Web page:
According to a new report, The United States Postal Services thinks 3D printing could be a financial boon for the agency.
The white paper, which was released Monday (July 7), is from the USPS’ inspector general office. It speculates that as 3D printing becomes more popular, the USPS would make money in various ways, one of which is due to cost-savings by not having to spend as much money transporting items over large distances.
“3D printing could lead to more single-item parcels being shipped to consumers over shorter distances, instead of hundreds of thousands of identical items sent by containerized cargo over vast distances,” according to the IG report.
Another way the USPS’ IG thinks the company could make money is through shipping. Though one would think that 3D printing would eat up the USPS’ business because people would be printing their own goods at home or locally at 3D hubs, the USPS sees things differently. The agency actually sees the potential of an uptick in shipping due to 3D printing.
“Businesses wishing to put their 3D printed products in the hands of consumers as quickly and conveniently as possible may need the ubiquitous postal network, the report said. And if people someday print many items directly, they may frequently need 3D printing supplies such as powders and binding materials delivered. Moreover, the generally small and lightweight nature of 3D printed items makes them a perfect fit for delivery by the Postal Service. Private delivery firms already use the Postal Service for final delivery of many of their own small packages because the Postal Service’s network allows it to deliver these packages more cost effectively.”
Economic consulting firm Christensen Associates assessed the potential affects of 3D printing on the agency. The firm said that 3D printing might raise the Postal Service’s annual package revenue upwards of $485 million.
Another money-making idea is that the Postal Service could start selling 3D-printing related products or even morphing into a 3D-printing hub.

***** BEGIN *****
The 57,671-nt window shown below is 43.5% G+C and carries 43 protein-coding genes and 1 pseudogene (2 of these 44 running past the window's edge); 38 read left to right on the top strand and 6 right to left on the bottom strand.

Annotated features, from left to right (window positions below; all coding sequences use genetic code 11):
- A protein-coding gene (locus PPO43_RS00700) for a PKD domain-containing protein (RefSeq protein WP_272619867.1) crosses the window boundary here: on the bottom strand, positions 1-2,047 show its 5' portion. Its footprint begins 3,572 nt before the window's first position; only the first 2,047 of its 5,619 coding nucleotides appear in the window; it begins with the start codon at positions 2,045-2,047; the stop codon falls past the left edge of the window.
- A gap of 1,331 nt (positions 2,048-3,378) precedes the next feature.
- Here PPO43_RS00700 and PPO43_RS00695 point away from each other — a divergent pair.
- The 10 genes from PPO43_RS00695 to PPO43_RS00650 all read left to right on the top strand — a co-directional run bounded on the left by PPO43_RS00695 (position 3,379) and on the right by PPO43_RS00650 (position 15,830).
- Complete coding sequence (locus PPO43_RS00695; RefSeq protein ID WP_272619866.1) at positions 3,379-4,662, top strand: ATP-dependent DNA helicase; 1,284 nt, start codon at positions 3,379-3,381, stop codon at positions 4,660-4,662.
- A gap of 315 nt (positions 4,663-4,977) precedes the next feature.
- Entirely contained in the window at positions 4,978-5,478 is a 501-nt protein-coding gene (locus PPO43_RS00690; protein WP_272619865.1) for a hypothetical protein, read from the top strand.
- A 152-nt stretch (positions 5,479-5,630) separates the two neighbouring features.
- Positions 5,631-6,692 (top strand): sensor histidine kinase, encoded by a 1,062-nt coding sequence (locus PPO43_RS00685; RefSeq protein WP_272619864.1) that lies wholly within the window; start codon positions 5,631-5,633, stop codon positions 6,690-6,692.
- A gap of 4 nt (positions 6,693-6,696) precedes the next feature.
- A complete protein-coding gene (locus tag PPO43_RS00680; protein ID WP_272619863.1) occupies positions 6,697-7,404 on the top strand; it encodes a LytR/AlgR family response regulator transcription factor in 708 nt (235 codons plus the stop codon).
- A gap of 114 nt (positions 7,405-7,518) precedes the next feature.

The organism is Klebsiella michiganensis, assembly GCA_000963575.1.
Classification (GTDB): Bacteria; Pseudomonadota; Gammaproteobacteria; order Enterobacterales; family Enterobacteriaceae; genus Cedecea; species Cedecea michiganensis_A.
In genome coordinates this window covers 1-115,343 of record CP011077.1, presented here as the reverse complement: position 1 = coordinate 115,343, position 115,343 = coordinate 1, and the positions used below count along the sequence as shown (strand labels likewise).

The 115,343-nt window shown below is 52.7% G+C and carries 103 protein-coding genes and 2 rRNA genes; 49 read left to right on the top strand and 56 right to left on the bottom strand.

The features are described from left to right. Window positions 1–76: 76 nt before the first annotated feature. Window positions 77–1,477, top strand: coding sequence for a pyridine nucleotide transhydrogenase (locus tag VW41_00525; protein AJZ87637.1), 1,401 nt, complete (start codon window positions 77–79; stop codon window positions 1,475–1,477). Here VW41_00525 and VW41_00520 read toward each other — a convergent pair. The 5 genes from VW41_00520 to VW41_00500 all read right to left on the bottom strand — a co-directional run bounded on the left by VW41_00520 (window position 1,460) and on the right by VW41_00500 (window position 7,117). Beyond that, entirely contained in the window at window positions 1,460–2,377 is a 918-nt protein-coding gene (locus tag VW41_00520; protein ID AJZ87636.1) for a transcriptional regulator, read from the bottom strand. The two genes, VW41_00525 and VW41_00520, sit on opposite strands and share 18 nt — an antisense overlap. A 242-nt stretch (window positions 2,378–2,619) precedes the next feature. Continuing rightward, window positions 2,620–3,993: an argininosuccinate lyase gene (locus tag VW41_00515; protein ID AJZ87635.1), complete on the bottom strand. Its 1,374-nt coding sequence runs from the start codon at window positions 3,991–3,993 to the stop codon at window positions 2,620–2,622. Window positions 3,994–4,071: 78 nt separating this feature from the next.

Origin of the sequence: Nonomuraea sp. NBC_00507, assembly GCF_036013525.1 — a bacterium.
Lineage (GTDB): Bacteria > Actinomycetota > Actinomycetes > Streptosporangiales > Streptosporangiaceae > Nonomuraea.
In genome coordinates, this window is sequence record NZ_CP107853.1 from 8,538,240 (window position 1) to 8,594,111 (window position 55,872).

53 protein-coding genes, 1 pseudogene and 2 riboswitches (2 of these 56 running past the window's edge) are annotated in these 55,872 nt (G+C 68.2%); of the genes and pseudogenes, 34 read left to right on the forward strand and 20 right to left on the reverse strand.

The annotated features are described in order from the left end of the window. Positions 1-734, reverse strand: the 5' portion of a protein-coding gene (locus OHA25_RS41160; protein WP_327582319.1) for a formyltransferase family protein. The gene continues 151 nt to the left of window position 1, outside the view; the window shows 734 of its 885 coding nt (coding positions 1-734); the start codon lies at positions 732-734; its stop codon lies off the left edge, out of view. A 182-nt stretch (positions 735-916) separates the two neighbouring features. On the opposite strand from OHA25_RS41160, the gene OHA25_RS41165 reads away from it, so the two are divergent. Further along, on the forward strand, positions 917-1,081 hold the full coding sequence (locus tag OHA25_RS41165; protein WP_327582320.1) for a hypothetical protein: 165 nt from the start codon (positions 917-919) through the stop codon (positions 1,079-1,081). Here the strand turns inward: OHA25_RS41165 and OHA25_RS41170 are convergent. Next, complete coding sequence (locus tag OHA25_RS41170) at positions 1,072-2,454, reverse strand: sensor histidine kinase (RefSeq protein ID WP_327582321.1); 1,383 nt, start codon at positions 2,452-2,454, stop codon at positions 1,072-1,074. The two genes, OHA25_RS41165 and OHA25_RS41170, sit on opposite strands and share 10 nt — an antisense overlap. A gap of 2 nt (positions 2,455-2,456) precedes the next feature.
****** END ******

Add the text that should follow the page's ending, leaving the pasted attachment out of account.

“For example, the Postal Service could partner with 3D printing companies and even potentially bring some printing onsite at postal facilities, as well as provide microwarehousing to help ensure rapid shipment of 3D printed goods.”
The report said that the agency could act as an enforcer of sorts, helping companies with licensing issues.
“The Postal Service could also help protect copyrighted or sensitive digital design files by providing a trusted online marketplace for transmission of designs, or by delivering some files physically through carriers. This could bring a level of security, confidentiality, and privacy that the Internet cannot match. In addition, the Postal Service could look into how advertisers might use 3D printing to customize offerings and better connect with consumers.”
The agency itself could benefit internally by using 3D-printing technology.
“The Postal Service could also use 3D printing to improve its own internal operations by printing spare parts to repair vehicles and mail processing equipment more efficiently.”
The potential benefits of the growing 3D-printing market must be good news to the ailing USPS, which lost $1.9 billion in the second quarter of fiscal 2014, which ended March 31. The U.S. government’s mandate that the agency prefund retiree health benefits is primarily responsible for the loss, as the Postal Service has actually netted $1 billion in operating profits in fiscal 2014.
In 2013, the entire 3D printing industry was valued at around $3 billion. The report says that analysts expect the industry to grow to $16.2 billion by 2018. What do you think? Should the Postal Service begin using 3D Printing in a way that tries to generate more income? Discuss in the USPS 3D Printing forum thread on 3DPB.com.
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